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Sustainability Plan / Introduction

 Sustainability is a word you have to spell to people over the phone. How can there be a community plan based on a word that is not in common use? While the word itself has not yet come into the vernacular, the idea it represents encompasses an urgent need, recognized by a growing number of people around the globe, to provide for a positive common future. This sustainability plan has come into being because many people in San Francisco are convinced that there is both a self-interested and an ethical obligation to live in a way that considers the rights to livelihood of future generations and of the other living beings on this planet.

Sustainability: A Definition

For simplicity, this planning process has used the UN’s definition of sustainability:

A sustainable society meets the needs of the present without sacrificing the ability of future generations to meet their own needs.

Certainly, there’s a good deal to be inferred here, particularly when it comes to social equity within human society and the rights of the earth’s non-human beings. Nonetheless, it was felt that there would be a pretty good consensus among San Franciscans about the direction in which it is important to move without getting hung up on the definition’s details. The community process that developed this plan was focused on producing a plan for action, not debating the fine points of the definition.

Sustainability: An Explanation

Ignoring for the moment the ethics of the issue, there are some hard facts underlying the ability of civilization to perpetuate itself indefinitely into the future. For life as we know it to survive here:

  1. The physical resources and systems that support life must be maintained:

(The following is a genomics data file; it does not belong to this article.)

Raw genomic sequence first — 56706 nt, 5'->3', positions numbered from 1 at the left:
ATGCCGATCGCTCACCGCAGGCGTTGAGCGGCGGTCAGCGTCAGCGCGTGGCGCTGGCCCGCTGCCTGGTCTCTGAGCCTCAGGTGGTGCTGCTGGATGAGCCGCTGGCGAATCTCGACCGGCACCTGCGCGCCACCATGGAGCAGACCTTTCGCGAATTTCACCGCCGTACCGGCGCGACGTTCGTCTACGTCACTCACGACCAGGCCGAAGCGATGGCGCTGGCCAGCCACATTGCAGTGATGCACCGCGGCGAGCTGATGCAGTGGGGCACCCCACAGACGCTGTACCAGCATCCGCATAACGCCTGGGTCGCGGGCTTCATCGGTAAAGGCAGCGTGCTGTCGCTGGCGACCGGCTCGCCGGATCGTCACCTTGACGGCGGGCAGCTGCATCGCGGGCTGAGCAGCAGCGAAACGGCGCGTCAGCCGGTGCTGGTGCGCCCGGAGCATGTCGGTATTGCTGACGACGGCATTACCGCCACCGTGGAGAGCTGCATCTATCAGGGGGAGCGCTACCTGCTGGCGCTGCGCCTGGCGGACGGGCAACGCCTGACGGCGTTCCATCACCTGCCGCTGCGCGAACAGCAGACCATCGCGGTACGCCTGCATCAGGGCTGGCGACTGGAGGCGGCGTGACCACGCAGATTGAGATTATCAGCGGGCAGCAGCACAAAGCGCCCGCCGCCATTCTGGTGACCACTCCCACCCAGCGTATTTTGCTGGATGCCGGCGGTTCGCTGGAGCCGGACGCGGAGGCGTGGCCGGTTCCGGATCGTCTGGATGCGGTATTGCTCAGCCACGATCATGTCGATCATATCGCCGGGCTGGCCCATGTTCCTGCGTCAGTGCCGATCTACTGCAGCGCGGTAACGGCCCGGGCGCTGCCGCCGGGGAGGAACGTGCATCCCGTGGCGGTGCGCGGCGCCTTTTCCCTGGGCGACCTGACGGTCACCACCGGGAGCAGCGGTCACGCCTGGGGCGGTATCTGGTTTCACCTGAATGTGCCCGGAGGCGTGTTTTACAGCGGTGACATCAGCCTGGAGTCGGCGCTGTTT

• They can’t be used up so that there is nothing left; and

    • They can’t be made unusable through degradation.

  2. The health of plant and animal populations, whether they are considered as the human food chain or as a highly complex system that interacts with physical life-support systems (such as the atmosphere) in ways that aren’t well understood, must be insured.

  3. A social structure must be created that will be capable of achieving the preceding two requirements. This means equitable distribution of resources; high quality of life in cities (which, by their density, are conducive to reduced environmental impact); education and affluence that lead to population control; social justice to eliminate the disruptive social upheaval that results from its lack; public education that gives people the tools to improve their interaction with the natural world, and a myriad other social considerations. Social systems without these attributes are unstable and cannot maintain a proper balance with the natural world.

Human Activity in the Closed System of Planet Earth

The natural systems of the planet have their own rules. Previous to human development, the biosphere evolved in such a way that all its parts were in balance, with waste products of one creature used as building blocks of another.

All human activity interacts with the natural systems of the planet. These activities may not have a negative effect on nature if the quantities of pollutants generated do not exceed the quantities that can be absorbed by natural systems. Habitat modification can be accommodated by animals and plants if it is slow and slight, allowing them to adjust or move elsewhere.